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Zen & the Art of Table Maintenance

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  • NamoAmituofo
    TheDailyEnlightenment.comWeekly 02/12/04 Are the Events & Notices below not relevant to you? Clutter-free TDE-Weekly International Version is now available.
    Message 1 of 1 , Dec 2, 2004
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      TheDailyEnlightenment.comWeekly 02/12/04

      Are the Events & Notices below not relevant to you?
      Clutter-free TDE-Weekly International Version is now available.
      Just email 
      tde-intl-subscribe@yahoogroups.com to join.
      Zen & the Art of Table Maintenance

      "Zen Table: A table with bare minimum features and maximum (needed) function." It's surprisingly hard to find a Zen table these days. Maybe the designers are thinking too much? Maybe consumer taste is getting fancy? We bought a Zen dining table. It's just one big flat darkwood table, which we love for its simplicity. But alas! It didn't stay zennish too long. As the days went by, we placed more and more stuff on it out of sheer convenience. Like reclaiming the sea with islands of books, and miscellaneous knick-knacks, the tabletop was soon buried out of sight, becoming a sea of random colour.

      It had become the opposite of a Zen table - a model of utter clutter. Seeing it gave us a headache. First, it was a constant eyesore. Second, it was so messy that the thought of sorting the stuff was demoralising... as we ironically continue heaping onto this "central dump" that has come to represent our state of mind. It was a picture of excess, laziness, chaos, impatience, distraction... The tabletop was a mirror in which we saw ourselves.

      Suddenly I understood why novice monks in proverbial Zen stories were often tasked with the sweeping fallen leaves everyday, why Zen Master Shenxiu uttered that "the mind is like mirror bright, constantly polish it to let no dust alight." The items on the table were the stray leaves and dust of our scattered minds. As long as we are unenlightened, we need to maintain our minds to keep it clean, calm and focused. Without doing so, enlightenment is impossible. "Zen and the Art of... House Maintenance" - well, practising Zen and house-maintaining are not two things. Think "observing precepts" of house order, "cultivating concentration" while cleaning and "realising insight" into the nature of your mind as you do it with mindfulness. There you have it, the complete Threefold Training!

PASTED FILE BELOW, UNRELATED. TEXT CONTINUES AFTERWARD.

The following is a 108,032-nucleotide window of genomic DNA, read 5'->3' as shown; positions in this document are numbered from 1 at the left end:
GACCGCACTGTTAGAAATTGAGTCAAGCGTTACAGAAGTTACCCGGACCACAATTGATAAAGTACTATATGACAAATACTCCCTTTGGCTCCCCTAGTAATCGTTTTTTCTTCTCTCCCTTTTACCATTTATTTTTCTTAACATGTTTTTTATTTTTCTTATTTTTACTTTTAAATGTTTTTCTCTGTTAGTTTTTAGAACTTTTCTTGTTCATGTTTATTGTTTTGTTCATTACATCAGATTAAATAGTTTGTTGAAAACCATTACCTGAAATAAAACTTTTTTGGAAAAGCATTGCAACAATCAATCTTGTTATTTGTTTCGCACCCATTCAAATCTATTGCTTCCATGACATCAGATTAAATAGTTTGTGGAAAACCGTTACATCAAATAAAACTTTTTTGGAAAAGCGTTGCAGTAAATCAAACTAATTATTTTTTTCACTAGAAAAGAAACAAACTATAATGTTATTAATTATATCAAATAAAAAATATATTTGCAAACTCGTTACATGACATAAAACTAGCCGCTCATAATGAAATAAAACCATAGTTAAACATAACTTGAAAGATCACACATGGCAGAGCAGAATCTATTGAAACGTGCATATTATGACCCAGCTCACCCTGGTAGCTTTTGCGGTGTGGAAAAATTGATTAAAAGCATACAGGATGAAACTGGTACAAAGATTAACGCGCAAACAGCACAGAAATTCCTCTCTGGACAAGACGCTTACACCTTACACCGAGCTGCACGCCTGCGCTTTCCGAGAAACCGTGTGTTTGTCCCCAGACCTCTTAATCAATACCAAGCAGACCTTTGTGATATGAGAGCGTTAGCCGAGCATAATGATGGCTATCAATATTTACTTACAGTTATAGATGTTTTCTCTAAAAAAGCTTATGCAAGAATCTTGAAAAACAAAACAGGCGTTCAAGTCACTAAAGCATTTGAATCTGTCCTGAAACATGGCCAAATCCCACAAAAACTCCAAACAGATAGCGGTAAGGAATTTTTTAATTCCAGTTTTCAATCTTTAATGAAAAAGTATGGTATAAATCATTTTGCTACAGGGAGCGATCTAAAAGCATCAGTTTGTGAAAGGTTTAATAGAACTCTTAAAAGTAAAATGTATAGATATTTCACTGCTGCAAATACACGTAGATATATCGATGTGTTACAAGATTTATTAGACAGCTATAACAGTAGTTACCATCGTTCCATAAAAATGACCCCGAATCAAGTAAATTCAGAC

Decluttering is therapeutic. Helps you to filter the background noise in your life and focus on the essentials. If not, you might essentially be lost? In this increasingly material age, let us realise that living with the bare minimal is not pathetic because the minimal IS all you need; all the extras are wants, not must-haves. Why not keep things simple since life is already complicated enough. But what is the use of our big bare table, you might wonder? Well, to create space for the mind, to breathe possibilities into life, and er... for clutter-free dining of course. But more importantly, to remind us to "polish" our minds, for it's a mirror for self-reflection. In minimising physical clutter, you help maximise peace of mind. It's a joy really, to come home to a minimally decorated house after a day of mental and physical clutter at work. Two interesting questions here: If the table is taken away, will there be no clutter, or will it clutter elsewhere? Is the table not clutter itself? Well, "Tip #1 for designing a Zen house: Take out everything unnecessary and put back only the necessary." But do the same with your mind first - or it wouldn't work! -shian | pic:pourannick.com

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